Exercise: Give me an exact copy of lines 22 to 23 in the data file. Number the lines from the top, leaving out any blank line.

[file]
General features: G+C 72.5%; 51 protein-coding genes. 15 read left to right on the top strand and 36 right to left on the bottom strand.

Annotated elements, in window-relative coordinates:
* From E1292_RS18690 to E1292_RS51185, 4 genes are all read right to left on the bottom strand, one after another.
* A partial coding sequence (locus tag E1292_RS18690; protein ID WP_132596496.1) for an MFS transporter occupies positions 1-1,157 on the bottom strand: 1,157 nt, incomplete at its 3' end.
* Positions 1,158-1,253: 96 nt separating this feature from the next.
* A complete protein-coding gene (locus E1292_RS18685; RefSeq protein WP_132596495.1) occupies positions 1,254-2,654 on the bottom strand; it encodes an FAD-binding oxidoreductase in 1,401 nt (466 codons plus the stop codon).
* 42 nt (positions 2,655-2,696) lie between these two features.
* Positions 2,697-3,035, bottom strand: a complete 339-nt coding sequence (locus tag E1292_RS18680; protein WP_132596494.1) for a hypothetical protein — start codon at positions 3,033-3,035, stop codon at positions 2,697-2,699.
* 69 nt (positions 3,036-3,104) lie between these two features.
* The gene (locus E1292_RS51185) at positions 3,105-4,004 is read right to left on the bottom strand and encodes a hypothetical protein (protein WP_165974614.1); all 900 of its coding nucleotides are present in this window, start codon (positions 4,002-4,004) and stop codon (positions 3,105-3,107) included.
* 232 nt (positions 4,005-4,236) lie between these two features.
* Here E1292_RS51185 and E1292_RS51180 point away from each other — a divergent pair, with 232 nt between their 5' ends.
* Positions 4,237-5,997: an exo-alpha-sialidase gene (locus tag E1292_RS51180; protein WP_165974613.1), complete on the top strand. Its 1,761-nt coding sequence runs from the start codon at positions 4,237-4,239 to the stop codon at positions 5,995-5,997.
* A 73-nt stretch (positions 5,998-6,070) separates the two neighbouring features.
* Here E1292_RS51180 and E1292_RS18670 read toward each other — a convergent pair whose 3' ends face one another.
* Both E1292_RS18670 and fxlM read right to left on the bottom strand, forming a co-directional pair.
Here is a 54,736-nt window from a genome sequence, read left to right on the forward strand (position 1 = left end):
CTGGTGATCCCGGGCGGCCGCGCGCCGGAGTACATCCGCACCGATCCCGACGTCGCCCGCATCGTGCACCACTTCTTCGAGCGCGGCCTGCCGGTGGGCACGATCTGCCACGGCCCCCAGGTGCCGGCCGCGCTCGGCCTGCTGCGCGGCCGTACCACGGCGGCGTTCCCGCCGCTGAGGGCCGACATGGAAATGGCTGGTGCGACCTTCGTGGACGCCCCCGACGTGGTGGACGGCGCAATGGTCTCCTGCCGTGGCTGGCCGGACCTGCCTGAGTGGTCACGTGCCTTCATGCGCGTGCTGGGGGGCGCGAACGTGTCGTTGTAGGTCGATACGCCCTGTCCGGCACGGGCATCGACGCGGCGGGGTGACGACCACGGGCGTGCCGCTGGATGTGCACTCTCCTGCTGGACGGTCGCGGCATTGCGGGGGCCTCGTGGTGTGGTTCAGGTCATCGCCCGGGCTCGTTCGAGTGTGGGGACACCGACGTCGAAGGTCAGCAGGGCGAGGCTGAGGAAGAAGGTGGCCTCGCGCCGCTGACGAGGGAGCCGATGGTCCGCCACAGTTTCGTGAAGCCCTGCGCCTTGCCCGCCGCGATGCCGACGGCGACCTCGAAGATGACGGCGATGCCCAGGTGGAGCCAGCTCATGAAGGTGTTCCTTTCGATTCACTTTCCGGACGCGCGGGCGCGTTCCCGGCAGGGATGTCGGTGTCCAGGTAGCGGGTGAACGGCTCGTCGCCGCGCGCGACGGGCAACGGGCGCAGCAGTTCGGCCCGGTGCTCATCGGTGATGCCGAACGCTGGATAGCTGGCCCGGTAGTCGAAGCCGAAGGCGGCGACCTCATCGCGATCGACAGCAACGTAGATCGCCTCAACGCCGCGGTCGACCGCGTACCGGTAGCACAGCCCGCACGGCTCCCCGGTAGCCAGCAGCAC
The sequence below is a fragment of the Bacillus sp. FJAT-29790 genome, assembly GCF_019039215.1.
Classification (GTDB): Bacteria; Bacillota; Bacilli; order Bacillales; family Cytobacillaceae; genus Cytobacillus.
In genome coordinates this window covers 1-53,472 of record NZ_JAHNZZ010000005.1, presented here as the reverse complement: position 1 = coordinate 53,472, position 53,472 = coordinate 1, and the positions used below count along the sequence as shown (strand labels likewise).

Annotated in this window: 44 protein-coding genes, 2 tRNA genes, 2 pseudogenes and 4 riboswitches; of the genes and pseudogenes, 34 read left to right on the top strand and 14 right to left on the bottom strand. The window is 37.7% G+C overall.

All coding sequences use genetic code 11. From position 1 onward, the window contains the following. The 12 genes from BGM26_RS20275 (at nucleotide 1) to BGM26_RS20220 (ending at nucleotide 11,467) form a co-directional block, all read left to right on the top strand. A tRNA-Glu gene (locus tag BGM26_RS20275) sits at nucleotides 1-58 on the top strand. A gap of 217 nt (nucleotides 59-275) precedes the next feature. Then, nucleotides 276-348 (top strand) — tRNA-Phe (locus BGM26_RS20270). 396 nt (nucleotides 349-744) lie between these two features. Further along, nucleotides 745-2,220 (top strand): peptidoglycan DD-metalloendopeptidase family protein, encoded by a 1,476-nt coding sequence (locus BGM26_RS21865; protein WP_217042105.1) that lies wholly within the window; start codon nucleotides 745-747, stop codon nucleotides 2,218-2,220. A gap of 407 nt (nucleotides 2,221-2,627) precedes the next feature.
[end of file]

Annotated in this window: 44 protein-coding genes, 2 tRNA genes, 2 pseudogenes and 4 riboswitches; of the genes and pseudogenes, 34 read left to right on the top strand and 14 right to left on the bottom strand. The window is 37.7% G+C overall.

All coding sequences use genetic code 11. From position 1 onward, the window contains the following. The 12 genes from BGM26_RS20275 (at nucleotide 1) to BGM26_RS20220 (ending at nucleotide 11,467) form a co-directional block, all read left to right on the top strand. A tRNA-Glu gene (locus tag BGM26_RS20275) sits at nucleotides 1-58 on the top strand. A gap of 217 nt (nucleotides 59-275) precedes the next feature. Then, nucleotides 276-348 (top strand) — tRNA-Phe (locus BGM26_RS20270). 396 nt (nucleotides 349-744) lie between these two features. Further along, nucleotides 745-2,220 (top strand): peptidoglycan DD-metalloendopeptidase family protein, encoded by a 1,476-nt coding sequence (locus BGM26_RS21865; protein WP_217042105.1) that lies wholly within the window; start codon nucleotides 745-747, stop codon nucleotides 2,218-2,220. A gap of 407 nt (nucleotides 2,221-2,627) precedes the next feature.